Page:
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Jane reveals that Lowood improved once changes were made to the school. Mr. Brocklehurst

still retained the post of treasurer; but he was aided in the discharge of his duties by gentlemen of rather more enlarged and sympathising minds: his office of inspector, too, was shared by those who knew how to combine reason with strictness, comfort with economy, compassion with uprightness.

This passage is significant for all the following reasons EXCEPT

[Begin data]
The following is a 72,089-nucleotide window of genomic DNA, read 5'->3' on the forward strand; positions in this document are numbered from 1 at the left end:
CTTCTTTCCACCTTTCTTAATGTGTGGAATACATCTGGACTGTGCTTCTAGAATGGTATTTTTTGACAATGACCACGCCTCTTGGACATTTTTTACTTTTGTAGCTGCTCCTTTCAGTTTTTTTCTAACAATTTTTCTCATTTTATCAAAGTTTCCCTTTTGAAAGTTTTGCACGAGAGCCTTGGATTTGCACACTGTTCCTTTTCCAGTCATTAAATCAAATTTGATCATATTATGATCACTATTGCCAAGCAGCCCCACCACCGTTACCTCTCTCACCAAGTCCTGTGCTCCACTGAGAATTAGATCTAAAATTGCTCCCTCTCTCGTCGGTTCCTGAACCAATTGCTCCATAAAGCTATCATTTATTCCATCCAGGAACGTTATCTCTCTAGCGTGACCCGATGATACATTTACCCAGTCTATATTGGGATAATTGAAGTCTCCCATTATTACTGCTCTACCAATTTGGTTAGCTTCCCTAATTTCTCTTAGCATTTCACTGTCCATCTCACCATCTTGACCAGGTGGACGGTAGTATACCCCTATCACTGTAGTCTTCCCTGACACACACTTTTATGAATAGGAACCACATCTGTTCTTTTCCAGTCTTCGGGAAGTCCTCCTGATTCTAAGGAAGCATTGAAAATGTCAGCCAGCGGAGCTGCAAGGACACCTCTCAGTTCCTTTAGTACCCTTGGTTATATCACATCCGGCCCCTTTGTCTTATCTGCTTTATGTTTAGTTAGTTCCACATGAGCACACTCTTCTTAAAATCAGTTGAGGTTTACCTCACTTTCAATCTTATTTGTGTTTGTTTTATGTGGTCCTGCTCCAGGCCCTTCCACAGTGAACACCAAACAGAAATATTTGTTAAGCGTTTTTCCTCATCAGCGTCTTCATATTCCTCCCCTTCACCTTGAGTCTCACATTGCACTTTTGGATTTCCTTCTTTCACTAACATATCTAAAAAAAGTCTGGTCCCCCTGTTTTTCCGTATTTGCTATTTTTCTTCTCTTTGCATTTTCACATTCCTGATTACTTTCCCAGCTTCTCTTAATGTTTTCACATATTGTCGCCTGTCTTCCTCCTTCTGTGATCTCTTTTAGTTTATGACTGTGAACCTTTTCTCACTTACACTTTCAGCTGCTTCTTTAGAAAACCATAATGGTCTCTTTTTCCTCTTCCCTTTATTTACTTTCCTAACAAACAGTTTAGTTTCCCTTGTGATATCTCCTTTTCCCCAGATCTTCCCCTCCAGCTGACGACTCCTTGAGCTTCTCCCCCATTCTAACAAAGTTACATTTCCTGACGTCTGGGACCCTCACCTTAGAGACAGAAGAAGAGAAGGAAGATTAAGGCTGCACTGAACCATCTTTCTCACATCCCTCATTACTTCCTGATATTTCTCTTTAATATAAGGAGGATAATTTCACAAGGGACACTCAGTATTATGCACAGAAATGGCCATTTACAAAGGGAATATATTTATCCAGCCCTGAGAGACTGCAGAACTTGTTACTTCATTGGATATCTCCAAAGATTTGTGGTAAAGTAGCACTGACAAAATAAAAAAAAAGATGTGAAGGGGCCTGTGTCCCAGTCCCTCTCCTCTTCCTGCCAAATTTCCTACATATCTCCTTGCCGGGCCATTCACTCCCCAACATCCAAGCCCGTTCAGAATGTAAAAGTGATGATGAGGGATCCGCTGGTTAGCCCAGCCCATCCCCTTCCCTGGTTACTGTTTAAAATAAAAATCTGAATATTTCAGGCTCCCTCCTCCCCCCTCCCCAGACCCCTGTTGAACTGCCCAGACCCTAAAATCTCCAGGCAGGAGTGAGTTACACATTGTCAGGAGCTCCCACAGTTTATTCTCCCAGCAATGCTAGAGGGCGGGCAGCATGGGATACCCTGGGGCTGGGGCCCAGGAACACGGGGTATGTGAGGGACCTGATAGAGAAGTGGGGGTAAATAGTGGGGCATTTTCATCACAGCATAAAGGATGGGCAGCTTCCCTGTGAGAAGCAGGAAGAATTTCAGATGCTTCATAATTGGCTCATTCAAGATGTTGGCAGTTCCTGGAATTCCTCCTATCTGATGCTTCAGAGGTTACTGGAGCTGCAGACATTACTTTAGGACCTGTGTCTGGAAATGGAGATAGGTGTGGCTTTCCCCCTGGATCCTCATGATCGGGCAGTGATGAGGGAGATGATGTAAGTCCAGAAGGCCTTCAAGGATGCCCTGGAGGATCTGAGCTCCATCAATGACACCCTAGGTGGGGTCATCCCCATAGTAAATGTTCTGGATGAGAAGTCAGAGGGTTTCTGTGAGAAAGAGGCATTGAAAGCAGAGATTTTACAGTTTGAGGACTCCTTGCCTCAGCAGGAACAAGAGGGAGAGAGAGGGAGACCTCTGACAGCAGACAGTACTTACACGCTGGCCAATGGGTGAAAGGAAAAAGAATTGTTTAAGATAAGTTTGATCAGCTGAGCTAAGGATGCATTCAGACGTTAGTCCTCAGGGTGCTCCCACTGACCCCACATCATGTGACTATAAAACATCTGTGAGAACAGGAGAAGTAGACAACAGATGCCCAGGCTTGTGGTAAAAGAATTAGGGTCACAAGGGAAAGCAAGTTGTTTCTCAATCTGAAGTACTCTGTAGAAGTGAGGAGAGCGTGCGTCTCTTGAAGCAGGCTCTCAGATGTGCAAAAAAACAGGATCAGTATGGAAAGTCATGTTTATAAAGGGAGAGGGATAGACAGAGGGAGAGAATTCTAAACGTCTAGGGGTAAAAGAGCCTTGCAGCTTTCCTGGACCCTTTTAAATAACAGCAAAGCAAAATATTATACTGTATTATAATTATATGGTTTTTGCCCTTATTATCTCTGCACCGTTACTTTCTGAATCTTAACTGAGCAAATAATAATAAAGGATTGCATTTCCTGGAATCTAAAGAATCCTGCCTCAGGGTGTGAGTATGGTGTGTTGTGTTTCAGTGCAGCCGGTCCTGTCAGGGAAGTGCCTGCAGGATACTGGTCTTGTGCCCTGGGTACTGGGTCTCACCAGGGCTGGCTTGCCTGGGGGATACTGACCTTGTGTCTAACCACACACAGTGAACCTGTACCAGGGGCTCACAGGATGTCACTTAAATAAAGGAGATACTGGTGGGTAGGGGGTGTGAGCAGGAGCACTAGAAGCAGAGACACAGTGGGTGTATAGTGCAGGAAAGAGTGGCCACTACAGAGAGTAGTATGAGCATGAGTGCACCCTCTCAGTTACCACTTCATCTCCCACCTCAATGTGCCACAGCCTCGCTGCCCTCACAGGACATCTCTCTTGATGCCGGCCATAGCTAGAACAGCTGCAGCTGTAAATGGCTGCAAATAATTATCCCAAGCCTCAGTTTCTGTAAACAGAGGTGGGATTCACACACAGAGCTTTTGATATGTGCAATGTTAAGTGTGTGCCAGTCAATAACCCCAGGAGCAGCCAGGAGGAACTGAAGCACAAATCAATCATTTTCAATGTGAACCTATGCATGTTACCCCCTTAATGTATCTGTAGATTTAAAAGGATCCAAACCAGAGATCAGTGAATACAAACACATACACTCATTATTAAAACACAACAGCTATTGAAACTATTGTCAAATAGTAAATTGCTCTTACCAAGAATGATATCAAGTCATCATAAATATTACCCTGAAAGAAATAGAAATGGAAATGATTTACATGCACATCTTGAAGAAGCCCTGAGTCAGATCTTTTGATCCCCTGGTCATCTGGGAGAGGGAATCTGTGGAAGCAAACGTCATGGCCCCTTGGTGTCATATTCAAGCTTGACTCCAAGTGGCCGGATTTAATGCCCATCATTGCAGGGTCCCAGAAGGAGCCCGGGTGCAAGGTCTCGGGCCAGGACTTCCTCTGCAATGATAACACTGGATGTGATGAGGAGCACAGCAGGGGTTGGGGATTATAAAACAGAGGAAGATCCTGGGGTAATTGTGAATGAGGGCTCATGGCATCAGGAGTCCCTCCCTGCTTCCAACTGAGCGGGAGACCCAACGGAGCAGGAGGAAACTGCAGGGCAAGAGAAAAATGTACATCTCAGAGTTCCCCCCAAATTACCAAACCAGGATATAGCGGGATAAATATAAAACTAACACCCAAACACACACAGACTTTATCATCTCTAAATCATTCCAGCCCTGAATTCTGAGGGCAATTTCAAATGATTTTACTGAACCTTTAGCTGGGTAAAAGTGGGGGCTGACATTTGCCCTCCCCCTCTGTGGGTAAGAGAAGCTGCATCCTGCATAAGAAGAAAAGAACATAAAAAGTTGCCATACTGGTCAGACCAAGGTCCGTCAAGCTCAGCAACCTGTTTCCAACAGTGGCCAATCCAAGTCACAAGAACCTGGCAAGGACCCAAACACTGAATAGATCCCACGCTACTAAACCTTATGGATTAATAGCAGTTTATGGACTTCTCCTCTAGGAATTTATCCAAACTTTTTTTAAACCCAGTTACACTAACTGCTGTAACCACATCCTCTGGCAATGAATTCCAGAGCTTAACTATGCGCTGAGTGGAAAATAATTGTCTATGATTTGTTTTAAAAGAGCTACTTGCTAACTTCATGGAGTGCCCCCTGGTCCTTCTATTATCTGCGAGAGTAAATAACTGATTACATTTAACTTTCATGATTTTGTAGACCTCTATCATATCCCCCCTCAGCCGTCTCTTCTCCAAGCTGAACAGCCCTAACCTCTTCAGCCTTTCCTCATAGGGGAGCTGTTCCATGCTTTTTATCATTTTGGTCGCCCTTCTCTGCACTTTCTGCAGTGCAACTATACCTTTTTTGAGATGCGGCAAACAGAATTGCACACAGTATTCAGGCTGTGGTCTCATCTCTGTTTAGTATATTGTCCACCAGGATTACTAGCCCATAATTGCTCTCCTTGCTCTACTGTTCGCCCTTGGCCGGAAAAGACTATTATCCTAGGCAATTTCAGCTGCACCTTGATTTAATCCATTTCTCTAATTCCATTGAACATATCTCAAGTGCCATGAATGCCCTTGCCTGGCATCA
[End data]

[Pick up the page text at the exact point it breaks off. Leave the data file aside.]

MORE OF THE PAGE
It provides readers with a satisfying resolution for both Lowood and Mr. Brocklehurst.


It exemplifies the injustice that follows Jane throughout her life.


It presents a fair and varied depiction of Victorian "charity schools."


It demonstrates that Mr. Brocklehurst's cruelty and ideology were abnormal rather than typical.


It emphasizes that Jane's time before becoming a governess wasn't entirely bleak.

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